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Market News

 February 21, 2012
Atlantis in talks to create joint tidal and wind farm

 A leading tidal power developer has revealed it is in talks to create a new marine energy farm capable of producing both wind and tidal power, in a bid to cut costs and boost the reliability of intermittent green energy technologies.

Tim Cornelius, chief executive of Atlantis Resources, told BusinessGreen that the company is already in talks with suppliers of transmission components, such as cabling and converters, to examine the feasibility of building a combined project from scratch or adding its own tidal turbines onto an existing offshore wind farm.

"It's a question we spend a long time thinking about," he said, adding that the approach could significantly increase the reliability and predictability of offshore renewable energy projects.

Offshore wind farms do experience more reliable winds than onshore wind farms, but they are still subject to intermittency that can create challenges for grid operators.

Atlantis hopes that by co-locating wind turbines with tidal turbines projects can both reduce impacts on the marine environment and produce energy on a more predictable basis, while also potentially reducing construction, maintenance and operating costs.

A committee of MPs on Sunday called on the government to boost its support for wave and tidal power to ensure the UK retains its global leading position in the market, and bring down the currently high cost of technology. The first tidal farms are expected to produce electricity at around 29-33p/kWh, but the MPs said developers should target 14p/kWh by 2020 if they want to produce technologies that are commercially viable in the long-term.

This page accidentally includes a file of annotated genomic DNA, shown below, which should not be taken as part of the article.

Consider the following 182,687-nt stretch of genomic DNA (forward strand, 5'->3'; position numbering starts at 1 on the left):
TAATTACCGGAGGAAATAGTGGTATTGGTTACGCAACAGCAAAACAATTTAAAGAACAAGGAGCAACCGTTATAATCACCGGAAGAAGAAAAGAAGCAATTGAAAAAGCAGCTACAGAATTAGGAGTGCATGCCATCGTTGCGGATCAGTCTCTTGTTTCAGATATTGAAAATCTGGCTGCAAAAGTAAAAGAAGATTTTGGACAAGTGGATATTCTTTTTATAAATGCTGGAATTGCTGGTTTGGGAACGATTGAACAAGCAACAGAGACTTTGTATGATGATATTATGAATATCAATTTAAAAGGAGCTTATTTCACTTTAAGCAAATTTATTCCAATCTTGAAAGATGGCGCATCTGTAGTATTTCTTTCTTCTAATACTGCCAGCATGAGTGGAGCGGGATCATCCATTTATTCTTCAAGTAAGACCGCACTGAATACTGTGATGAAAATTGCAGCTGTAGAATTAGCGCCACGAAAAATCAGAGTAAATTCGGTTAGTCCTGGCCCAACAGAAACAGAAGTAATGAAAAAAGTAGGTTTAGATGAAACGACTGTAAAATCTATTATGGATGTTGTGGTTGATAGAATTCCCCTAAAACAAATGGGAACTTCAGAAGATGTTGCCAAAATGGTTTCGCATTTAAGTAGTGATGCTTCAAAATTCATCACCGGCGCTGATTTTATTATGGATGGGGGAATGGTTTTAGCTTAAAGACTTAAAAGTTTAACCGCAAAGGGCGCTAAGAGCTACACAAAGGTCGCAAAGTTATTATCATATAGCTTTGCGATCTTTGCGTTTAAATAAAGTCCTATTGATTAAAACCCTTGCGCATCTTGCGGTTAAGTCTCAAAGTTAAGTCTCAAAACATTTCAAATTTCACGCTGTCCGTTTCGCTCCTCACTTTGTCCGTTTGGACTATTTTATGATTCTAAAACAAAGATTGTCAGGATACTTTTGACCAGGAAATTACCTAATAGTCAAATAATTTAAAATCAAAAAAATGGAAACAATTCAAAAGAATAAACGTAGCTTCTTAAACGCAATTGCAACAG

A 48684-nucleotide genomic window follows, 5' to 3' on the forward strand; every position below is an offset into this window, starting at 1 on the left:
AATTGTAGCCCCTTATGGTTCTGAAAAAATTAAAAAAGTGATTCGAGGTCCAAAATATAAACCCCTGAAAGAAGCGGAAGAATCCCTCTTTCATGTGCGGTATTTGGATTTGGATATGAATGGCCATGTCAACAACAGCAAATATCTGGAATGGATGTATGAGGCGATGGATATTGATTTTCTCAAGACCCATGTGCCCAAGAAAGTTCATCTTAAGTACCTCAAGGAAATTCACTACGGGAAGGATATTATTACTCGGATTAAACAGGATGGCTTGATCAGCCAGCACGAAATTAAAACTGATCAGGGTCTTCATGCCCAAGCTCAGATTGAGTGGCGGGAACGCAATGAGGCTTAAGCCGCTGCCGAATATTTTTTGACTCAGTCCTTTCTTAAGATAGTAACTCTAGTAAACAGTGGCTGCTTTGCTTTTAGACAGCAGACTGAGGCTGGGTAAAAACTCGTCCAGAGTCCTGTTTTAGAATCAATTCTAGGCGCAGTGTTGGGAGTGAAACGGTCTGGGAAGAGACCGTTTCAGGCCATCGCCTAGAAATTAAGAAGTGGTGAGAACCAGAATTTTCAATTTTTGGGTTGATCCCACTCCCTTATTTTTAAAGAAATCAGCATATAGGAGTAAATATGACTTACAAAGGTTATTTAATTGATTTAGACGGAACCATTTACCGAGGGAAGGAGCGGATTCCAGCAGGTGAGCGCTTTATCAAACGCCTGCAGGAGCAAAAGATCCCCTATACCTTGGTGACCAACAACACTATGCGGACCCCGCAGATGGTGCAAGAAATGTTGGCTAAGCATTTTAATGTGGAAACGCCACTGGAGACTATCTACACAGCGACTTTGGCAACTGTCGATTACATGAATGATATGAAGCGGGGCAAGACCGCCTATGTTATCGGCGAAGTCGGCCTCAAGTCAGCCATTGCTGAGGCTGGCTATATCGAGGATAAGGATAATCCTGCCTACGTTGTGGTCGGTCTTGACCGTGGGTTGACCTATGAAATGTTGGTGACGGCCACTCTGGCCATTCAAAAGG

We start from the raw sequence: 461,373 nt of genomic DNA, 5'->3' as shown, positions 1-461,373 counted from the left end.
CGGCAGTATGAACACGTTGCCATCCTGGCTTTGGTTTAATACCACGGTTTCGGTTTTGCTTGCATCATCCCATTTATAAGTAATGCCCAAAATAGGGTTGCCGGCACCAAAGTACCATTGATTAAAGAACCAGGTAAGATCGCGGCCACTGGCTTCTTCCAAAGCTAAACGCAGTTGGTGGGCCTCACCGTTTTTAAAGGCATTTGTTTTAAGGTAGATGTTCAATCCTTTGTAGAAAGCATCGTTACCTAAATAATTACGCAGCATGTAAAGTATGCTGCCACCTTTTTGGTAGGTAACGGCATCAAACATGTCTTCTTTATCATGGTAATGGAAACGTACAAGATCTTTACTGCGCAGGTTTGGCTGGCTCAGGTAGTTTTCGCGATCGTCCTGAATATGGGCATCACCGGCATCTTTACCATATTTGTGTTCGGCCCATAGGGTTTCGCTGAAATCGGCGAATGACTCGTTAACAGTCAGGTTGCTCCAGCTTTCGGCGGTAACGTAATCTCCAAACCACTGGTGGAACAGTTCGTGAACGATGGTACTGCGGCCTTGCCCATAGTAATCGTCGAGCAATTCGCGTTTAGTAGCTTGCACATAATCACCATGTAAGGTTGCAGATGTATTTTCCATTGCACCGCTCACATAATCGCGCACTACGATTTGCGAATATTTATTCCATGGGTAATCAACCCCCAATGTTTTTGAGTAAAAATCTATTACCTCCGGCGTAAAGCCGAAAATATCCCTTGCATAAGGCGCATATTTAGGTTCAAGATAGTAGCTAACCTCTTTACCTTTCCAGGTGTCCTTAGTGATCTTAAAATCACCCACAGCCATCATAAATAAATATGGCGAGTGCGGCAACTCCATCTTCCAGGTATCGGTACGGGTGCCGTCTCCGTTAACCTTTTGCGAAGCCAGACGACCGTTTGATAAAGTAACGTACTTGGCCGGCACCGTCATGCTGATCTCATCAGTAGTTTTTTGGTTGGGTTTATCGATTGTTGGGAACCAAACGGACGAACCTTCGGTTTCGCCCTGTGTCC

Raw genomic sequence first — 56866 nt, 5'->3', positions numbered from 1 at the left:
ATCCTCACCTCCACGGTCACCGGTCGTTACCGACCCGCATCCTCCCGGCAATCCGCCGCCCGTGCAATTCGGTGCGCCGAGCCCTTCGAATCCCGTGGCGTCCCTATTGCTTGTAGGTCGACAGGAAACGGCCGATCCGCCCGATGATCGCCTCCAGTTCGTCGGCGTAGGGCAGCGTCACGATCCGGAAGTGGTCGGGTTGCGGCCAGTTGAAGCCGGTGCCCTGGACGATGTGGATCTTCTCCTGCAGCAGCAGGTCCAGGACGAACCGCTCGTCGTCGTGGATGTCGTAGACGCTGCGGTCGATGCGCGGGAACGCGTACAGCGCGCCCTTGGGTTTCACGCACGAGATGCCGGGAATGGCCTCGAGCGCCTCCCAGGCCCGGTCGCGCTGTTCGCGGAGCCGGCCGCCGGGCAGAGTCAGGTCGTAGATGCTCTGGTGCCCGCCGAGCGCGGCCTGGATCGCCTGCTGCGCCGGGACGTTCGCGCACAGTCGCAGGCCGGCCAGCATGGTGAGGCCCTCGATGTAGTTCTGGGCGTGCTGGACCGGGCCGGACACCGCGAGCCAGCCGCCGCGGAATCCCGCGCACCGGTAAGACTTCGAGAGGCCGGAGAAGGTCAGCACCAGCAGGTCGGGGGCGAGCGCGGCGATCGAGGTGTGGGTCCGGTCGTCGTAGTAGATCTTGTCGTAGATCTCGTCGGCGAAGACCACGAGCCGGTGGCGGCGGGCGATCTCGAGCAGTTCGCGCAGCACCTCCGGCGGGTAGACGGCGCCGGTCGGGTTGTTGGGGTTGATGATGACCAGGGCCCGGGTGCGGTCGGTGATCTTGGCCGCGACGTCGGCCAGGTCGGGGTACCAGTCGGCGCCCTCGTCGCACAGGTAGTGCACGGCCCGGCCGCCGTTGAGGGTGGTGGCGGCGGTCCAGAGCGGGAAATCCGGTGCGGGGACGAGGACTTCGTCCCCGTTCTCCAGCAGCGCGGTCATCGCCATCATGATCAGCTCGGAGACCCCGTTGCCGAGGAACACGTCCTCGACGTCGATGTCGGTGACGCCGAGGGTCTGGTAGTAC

Cornelius said that allowing different offshore generators to share transmission assets could provide an important route to cutting costs as it would enable the cables to operate closer to full capacity more of the time.

"The trick of building anything offshore is being able to have as much generation as you possibly can on a foundation," he explained. "But if you can match resource, so that they're geographically close -- such as an offshore wind farm and a tidal farm -- then the ability to share common export cables can deliver incredible economies of scale."

He maintained that delivering such a project would be "some way away" because the industry is still in its infancy, but he suggested many developers would be exploring options to combine technologies before 2020. Most notably, the Energy Technologies Institute is already assessing whether it could use the Wave Hub testing facility to demonstrate a prototype floating wind turbine.

Atlantis Resources is currently in the process of moving its 1MW AR1000 tidal turbine from Orkney to the National Renewable Energy Centre in Blyth for further testing, and is slated to supply the majority of the 400 turbines planned for the MeyGen project, which will potentially provide 400MW of capacity from one of the fastest-flowing areas of the Pentland Firth by the end of the decade.

Cornelius said Atlantis was already talking to suppliers about the converters, transporters, and other transmission components that could be used to support a joint wind and tidal site.

However, he refused to be drawn on the likely location for such a project. "Absolutely there are places in the UK, there are places in North America and there are places in South East Asia," he said. "There literally are places in all of those locations, some of which are better than others.

"The difficult thing is sorting out the technology. Wind is already well advanced. Once tidal gets to a point where it's mature and cranking out hours into the grid in different parts of the world, then the conversation is there to be had with the guys who have developed very mature technologies in the form of cabling and converters.

"That's a conversation we all want to have before 2020 because it opens up new markets and makes things more attractive to investors."